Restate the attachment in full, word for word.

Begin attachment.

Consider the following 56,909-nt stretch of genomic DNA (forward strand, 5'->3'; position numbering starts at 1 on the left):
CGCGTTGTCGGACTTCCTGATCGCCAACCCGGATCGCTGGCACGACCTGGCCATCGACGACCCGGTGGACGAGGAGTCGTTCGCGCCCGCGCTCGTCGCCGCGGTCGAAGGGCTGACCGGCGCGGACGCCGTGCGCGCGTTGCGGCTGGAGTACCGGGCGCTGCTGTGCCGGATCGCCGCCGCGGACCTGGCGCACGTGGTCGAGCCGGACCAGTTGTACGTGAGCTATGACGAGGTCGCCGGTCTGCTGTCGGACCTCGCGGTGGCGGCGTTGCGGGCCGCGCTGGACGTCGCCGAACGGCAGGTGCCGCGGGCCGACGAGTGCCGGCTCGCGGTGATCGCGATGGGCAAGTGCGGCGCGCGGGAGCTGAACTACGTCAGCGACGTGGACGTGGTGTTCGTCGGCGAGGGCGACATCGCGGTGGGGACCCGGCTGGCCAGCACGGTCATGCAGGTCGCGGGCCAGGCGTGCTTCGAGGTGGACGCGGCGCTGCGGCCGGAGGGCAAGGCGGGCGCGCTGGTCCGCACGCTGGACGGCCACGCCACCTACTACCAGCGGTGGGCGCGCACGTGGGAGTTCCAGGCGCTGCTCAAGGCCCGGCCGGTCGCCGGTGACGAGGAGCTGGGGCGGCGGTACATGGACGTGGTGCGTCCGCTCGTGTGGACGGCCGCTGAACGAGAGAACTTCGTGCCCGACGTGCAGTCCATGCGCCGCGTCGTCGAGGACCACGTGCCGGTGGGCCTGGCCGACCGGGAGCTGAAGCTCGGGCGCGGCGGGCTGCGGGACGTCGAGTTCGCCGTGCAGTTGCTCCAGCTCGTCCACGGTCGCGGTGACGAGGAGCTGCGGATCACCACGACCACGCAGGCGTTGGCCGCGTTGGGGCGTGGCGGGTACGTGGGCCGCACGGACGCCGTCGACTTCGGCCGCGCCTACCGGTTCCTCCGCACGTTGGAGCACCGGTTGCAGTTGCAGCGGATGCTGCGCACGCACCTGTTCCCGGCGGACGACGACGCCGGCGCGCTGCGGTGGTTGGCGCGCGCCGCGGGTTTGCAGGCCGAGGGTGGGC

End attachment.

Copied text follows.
Consider the following 56,909-nt stretch of genomic DNA (forward strand, 5'->3'; position numbering starts at 1 on the left):
CGCGTTGTCGGACTTCCTGATCGCCAACCCGGATCGCTGGCACGACCTGGCCATCGACGACCCGGTGGACGAGGAGTCGTTCGCGCCCGCGCTCGTCGCCGCGGTCGAAGGGCTGACCGGCGCGGACGCCGTGCGCGCGTTGCGGCTGGAGTACCGGGCGCTGCTGTGCCGGATCGCCGCCGCGGACCTGGCGCACGTGGTCGAGCCGGACCAGTTGTACGTGAGCTATGACGAGGTCGCCGGTCTGCTGTCGGACCTCGCGGTGGCGGCGTTGCGGGCCGCGCTGGACGTCGCCGAACGGCAGGTGCCGCGGGCCGACGAGTGCCGGCTCGCGGTGATCGCGATGGGCAAGTGCGGCGCGCGGGAGCTGAACTACGTCAGCGACGTGGACGTGGTGTTCGTCGGCGAGGGCGACATCGCGGTGGGGACCCGGCTGGCCAGCACGGTCATGCAGGTCGCGGGCCAGGCGTGCTTCGAGGTGGACGCGGCGCTGCGGCCGGAGGGCAAGGCGGGCGCGCTGGTCCGCACGCTGGACGGCCACGCCACCTACTACCAGCGGTGGGCGCGCACGTGGGAGTTCCAGGCGCTGCTCAAGGCCCGGCCGGTCGCCGGTGACGAGGAGCTGGGGCGGCGGTACATGGACGTGGTGCGTCCGCTCGTGTGGACGGCCGCTGAACGAGAGAACTTCGTGCCCGACGTGCAGTCCATGCGCCGCGTCGTCGAGGACCACGTGCCGGTGGGCCTGGCCGACCGGGAGCTGAAGCTCGGGCGCGGCGGGCTGCGGGACGTCGAGTTCGCCGTGCAGTTGCTCCAGCTCGTCCACGGTCGCGGTGACGAGGAGCTGCGGATCACCACGACCACGCAGGCGTTGGCCGCGTTGGGGCGTGGCGGGTACGTGGGCCGCACGGACGCCGTCGACTTCGGCCGCGCCTACCGGTTCCTCCGCACGTTGGAGCACCGGTTGCAGTTGCAGCGGATGCTGCGCACGCACCTGTTCCCGGCGGACGACGACGCCGGCGCGCTGCGGTGGTTGGCGCGCGCCGCGGGTTTGCAGGCCGAGGGTGGGC